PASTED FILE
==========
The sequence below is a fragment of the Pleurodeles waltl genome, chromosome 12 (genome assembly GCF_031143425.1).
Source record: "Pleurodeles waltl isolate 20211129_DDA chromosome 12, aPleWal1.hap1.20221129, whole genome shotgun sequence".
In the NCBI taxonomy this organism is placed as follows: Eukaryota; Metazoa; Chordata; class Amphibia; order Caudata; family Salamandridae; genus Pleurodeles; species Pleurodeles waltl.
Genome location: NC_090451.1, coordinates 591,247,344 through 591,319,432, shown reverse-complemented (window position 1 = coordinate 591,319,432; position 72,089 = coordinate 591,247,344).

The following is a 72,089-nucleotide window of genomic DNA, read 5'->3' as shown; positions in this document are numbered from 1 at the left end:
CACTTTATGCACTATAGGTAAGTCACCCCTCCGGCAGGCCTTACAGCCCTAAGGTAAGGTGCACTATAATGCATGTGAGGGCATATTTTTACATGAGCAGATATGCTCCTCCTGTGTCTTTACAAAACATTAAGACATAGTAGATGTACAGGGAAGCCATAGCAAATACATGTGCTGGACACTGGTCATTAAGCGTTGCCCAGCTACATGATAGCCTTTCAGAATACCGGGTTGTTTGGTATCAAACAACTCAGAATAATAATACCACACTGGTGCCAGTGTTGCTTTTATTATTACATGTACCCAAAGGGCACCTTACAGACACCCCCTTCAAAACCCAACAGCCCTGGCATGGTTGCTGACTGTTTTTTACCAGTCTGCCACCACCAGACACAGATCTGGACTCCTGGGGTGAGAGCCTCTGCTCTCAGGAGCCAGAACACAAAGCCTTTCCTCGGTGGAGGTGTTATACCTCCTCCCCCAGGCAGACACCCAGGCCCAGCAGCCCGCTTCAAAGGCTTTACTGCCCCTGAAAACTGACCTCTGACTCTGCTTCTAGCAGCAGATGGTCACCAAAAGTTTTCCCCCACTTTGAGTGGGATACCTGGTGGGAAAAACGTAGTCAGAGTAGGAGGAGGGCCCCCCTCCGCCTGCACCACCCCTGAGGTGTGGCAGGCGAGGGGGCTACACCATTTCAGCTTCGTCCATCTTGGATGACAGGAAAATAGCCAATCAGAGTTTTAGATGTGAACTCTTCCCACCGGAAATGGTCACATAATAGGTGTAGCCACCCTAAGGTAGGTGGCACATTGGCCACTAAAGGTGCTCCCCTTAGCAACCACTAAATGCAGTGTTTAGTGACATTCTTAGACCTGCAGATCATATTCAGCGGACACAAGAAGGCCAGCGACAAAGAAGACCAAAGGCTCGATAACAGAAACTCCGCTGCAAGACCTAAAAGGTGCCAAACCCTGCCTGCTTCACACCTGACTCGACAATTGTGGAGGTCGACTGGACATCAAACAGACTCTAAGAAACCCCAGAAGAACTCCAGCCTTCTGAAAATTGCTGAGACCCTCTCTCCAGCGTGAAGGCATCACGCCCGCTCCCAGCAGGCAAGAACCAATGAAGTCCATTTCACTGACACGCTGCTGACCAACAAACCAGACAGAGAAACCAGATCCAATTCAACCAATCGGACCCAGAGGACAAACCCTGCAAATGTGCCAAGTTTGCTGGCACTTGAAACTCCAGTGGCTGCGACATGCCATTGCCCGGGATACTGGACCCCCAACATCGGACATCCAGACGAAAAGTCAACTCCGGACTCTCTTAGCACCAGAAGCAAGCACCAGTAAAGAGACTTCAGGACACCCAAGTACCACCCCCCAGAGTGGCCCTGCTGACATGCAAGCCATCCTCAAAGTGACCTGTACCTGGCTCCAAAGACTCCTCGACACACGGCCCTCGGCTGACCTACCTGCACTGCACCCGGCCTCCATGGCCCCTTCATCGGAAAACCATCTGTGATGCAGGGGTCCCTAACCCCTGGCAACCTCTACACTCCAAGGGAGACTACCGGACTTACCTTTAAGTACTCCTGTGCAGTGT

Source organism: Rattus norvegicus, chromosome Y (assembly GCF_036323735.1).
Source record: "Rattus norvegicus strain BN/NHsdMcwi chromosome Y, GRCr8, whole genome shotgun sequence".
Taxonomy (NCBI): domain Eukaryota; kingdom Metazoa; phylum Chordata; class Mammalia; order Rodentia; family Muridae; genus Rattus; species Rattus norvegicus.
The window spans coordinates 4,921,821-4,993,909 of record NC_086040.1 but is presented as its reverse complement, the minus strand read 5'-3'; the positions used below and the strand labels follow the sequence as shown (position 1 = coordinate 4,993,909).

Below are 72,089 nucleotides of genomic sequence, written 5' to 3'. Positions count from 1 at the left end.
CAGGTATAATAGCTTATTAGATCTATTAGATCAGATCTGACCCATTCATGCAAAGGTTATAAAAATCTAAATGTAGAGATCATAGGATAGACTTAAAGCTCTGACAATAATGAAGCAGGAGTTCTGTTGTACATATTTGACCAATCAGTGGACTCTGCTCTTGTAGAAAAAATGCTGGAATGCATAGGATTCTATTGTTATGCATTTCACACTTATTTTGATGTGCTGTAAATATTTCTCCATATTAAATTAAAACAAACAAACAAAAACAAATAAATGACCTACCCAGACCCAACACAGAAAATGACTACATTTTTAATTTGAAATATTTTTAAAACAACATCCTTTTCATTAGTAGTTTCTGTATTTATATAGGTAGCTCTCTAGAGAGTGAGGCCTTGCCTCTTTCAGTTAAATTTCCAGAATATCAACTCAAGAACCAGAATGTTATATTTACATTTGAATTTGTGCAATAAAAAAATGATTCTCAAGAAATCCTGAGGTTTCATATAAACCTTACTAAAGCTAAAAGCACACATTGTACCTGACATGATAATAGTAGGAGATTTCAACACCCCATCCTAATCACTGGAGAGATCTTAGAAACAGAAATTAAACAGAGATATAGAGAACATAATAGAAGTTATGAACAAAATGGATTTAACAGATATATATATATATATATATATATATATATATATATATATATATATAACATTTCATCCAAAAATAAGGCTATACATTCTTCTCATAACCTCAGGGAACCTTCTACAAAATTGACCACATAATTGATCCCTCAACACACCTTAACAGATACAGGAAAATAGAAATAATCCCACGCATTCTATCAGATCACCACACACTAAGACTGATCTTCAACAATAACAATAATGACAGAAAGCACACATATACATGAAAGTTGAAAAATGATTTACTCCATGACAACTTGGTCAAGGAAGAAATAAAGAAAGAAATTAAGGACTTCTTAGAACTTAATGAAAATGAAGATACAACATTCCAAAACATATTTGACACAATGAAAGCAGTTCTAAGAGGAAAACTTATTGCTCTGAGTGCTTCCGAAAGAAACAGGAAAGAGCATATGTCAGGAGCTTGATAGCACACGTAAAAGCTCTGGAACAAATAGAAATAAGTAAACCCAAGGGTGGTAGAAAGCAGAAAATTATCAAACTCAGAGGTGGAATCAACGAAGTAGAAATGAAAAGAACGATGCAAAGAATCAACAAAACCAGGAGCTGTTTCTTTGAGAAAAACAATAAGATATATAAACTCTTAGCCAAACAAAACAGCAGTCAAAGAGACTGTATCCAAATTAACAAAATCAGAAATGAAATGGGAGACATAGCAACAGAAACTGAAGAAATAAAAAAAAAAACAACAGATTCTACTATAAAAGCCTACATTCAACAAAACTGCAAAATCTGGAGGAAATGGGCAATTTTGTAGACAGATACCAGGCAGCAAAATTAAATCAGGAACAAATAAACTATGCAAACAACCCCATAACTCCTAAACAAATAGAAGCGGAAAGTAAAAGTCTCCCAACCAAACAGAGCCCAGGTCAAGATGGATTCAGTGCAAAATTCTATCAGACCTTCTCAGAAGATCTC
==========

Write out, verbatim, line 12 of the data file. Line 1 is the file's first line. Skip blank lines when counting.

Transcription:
CAGGTATAATAGCTTATTAGATCTATTAGATCAGATCTGACCCATTCATGCAAAGGTTATAAAAATCTAAATGTAGAGATCATAGGATAGACTTAAAGCTCTGACAATAATGAAGCAGGAGTTCTGTTGTACATATTTGACCAATCAGTGGACTCTGCTCTTGTAGAAAAAATGCTGGAATGCATAGGATTCTATTGTTATGCATTTCACACTTATTTTGATGTGCTGTAAATATTTCTCCATATTAAATTAAAACAAACAAACAAAAACAAATAAATGACCTACCCAGACCCAACACAGAAAATGACTACATTTTTAATTTGAAATATTTTTAAAACAACATCCTTTTCATTAGTAGTTTCTGTATTTATATAGGTAGCTCTCTAGAGAGTGAGGCCTTGCCTCTTTCAGTTAAATTTCCAGAATATCAACTCAAGAACCAGAATGTTATATTTACATTTGAATTTGTGCAATAAAAAAATGATTCTCAAGAAATCCTGAGGTTTCATATAAACCTTACTAAAGCTAAAAGCACACATTGTACCTGACATGATAATAGTAGGAGATTTCAACACCCCATCCTAATCACTGGAGAGATCTTAGAAACAGAAATTAAACAGAGATATAGAGAACATAATAGAAGTTATGAACAAAATGGATTTAACAGATATATATATATATATATATATATATATATATATATATATATATATAACATTTCATCCAAAAATAAGGCTATACATTCTTCTCATAACCTCAGGGAACCTTCTACAAAATTGACCACATAATTGATCCCTCAACACACCTTAACAGATACAGGAAAATAGAAATAATCCCACGCATTCTATCAGATCACCACACACTAAGACTGATCTTCAACAATAACAATAATGACAGAAAGCACACATATACATGAAAGTTGAAAAATGATTTACTCCATGACAACTTGGTCAAGGAAGAAATAAAGAAAGAAATTAAGGACTTCTTAGAACTTAATGAAAATGAAGATACAACATTCCAAAACATATTTGACACAATGAAAGCAGTTCTAAGAGGAAAACTTATTGCTCTGAGTGCTTCCGAAAGAAACAGGAAAGAGCATATGTCAGGAGCTTGATAGCACACGTAAAAGCTCTGGAACAAATAGAAATAAGTAAACCCAAGGGTGGTAGAAAGCAGAAAATTATCAAACTCAGAGGTGGAATCAACGAAGTAGAAATGAAAAGAACGATGCAAAGAATCAACAAAACCAGGAGCTGTTTCTTTGAGAAAAACAATAAGATATATAAACTCTTAGCCAAACAAAACAGCAGTCAAAGAGACTGTATCCAAATTAACAAAATCAGAAATGAAATGGGAGACATAGCAACAGAAACTGAAGAAATAAAAAAAAAAACAACAGATTCTACTATAAAAGCCTACATTCAACAAAACTGCAAAATCTGGAGGAAATGGGCAATTTTGTAGACAGATACCAGGCAGCAAAATTAAATCAGGAACAAATAAACTATGCAAACAACCCCATAACTCCTAAACAAATAGAAGCGGAAAGTAAAAGTCTCCCAACCAAACAGAGCCCAGGTCAAGATGGATTCAGTGCAAAATTCTATCAGACCTTCTCAGAAGATCTC